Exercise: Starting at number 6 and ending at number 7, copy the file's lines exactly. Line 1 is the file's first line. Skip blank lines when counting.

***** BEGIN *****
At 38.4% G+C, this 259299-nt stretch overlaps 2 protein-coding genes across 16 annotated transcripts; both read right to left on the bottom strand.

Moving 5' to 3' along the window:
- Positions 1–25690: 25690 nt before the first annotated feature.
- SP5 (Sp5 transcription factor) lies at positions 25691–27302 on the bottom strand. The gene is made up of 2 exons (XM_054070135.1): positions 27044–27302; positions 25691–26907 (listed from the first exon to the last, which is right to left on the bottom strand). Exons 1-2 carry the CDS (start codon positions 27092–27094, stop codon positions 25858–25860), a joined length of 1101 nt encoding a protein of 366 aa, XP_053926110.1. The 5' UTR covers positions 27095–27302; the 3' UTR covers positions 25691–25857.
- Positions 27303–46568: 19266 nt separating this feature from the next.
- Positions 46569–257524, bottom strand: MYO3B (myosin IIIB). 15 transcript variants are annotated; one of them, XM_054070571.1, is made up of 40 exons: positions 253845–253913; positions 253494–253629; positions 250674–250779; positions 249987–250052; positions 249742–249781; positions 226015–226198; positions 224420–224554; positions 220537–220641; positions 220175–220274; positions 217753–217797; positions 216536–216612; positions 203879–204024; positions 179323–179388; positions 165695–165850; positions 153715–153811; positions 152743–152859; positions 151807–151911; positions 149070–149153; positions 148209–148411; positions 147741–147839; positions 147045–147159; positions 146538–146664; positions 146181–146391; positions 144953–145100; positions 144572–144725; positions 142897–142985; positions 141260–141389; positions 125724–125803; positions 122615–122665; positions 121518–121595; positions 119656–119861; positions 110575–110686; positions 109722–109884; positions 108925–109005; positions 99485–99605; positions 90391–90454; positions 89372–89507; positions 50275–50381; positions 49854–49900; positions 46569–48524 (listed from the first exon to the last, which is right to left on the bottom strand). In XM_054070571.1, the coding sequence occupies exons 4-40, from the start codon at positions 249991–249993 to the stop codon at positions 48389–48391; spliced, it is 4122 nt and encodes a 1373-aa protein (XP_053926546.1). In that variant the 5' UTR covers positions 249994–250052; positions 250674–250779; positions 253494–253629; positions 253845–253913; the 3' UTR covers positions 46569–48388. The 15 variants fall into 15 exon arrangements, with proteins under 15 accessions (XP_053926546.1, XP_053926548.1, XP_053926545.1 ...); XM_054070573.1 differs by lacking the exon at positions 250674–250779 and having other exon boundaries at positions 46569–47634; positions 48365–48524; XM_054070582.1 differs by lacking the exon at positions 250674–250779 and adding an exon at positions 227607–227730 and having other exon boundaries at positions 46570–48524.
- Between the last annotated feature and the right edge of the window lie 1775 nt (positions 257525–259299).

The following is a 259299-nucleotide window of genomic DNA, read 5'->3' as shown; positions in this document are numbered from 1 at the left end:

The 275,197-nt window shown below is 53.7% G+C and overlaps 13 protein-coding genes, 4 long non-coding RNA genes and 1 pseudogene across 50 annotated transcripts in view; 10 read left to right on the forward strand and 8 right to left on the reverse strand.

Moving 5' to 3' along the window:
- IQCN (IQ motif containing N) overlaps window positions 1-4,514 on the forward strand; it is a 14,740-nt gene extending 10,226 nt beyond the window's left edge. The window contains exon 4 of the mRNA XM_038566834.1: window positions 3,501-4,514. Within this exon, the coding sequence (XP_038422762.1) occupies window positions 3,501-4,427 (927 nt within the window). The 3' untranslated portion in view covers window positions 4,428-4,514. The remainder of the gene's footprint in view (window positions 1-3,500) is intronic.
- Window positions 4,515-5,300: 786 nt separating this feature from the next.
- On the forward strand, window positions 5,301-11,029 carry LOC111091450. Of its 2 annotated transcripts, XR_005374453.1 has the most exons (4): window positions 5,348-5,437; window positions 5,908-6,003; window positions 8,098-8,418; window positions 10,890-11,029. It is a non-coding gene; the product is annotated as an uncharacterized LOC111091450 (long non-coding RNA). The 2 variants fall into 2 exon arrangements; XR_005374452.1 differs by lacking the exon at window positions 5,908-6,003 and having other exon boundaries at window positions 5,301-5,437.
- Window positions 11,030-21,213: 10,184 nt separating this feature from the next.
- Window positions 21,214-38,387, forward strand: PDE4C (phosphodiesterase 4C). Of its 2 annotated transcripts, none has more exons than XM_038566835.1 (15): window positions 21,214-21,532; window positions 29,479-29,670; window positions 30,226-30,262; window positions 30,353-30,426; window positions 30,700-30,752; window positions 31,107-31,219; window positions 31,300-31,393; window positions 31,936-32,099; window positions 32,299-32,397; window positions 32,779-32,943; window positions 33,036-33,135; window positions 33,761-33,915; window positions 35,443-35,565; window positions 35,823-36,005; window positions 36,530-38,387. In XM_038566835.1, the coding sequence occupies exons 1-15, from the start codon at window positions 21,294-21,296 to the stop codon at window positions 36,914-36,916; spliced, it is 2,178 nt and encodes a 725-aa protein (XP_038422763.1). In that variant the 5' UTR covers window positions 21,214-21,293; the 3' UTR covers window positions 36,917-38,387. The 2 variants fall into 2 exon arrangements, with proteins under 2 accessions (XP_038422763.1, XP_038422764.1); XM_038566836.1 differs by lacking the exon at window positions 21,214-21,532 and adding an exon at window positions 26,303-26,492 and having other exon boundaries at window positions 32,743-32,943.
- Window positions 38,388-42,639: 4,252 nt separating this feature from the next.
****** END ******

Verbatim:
- Positions 46569–257524, bottom strand: MYO3B (myosin IIIB). 15 transcript variants are annotated; one of them, XM_054070571.1, is made up of 40 exons: positions 253845–253913; positions 253494–253629; positions 250674–250779; positions 249987–250052; positions 249742–249781; positions 226015–226198; positions 224420–224554; positions 220537–220641; positions 220175–220274; positions 217753–217797; positions 216536–216612; positions 203879–204024; positions 179323–179388; positions 165695–165850; positions 153715–153811; positions 152743–152859; positions 151807–151911; positions 149070–149153; positions 148209–148411; positions 147741–147839; positions 147045–147159; positions 146538–146664; positions 146181–146391; positions 144953–145100; positions 144572–144725; positions 142897–142985; positions 141260–141389; positions 125724–125803; positions 122615–122665; positions 121518–121595; positions 119656–119861; positions 110575–110686; positions 109722–109884; positions 108925–109005; positions 99485–99605; positions 90391–90454; positions 89372–89507; positions 50275–50381; positions 49854–49900; positions 46569–48524 (listed from the first exon to the last, which is right to left on the bottom strand). In XM_054070571.1, the coding sequence occupies exons 4-40, from the start codon at positions 249991–249993 to the stop codon at positions 48389–48391; spliced, it is 4122 nt and encodes a 1373-aa protein (XP_053926546.1). In that variant the 5' UTR covers positions 249994–250052; positions 250674–250779; positions 253494–253629; positions 253845–253913; the 3' UTR covers positions 46569–48388. The 15 variants fall into 15 exon arrangements, with proteins under 15 accessions (XP_053926546.1, XP_053926548.1, XP_053926545.1 ...); XM_054070573.1 differs by lacking the exon at positions 250674–250779 and having other exon boundaries at positions 46569–47634; positions 48365–48524; XM_054070582.1 differs by lacking the exon at positions 250674–250779 and adding an exon at positions 227607–227730 and having other exon boundaries at positions 46570–48524.
- Between the last annotated feature and the right edge of the window lie 1775 nt (positions 257525–259299).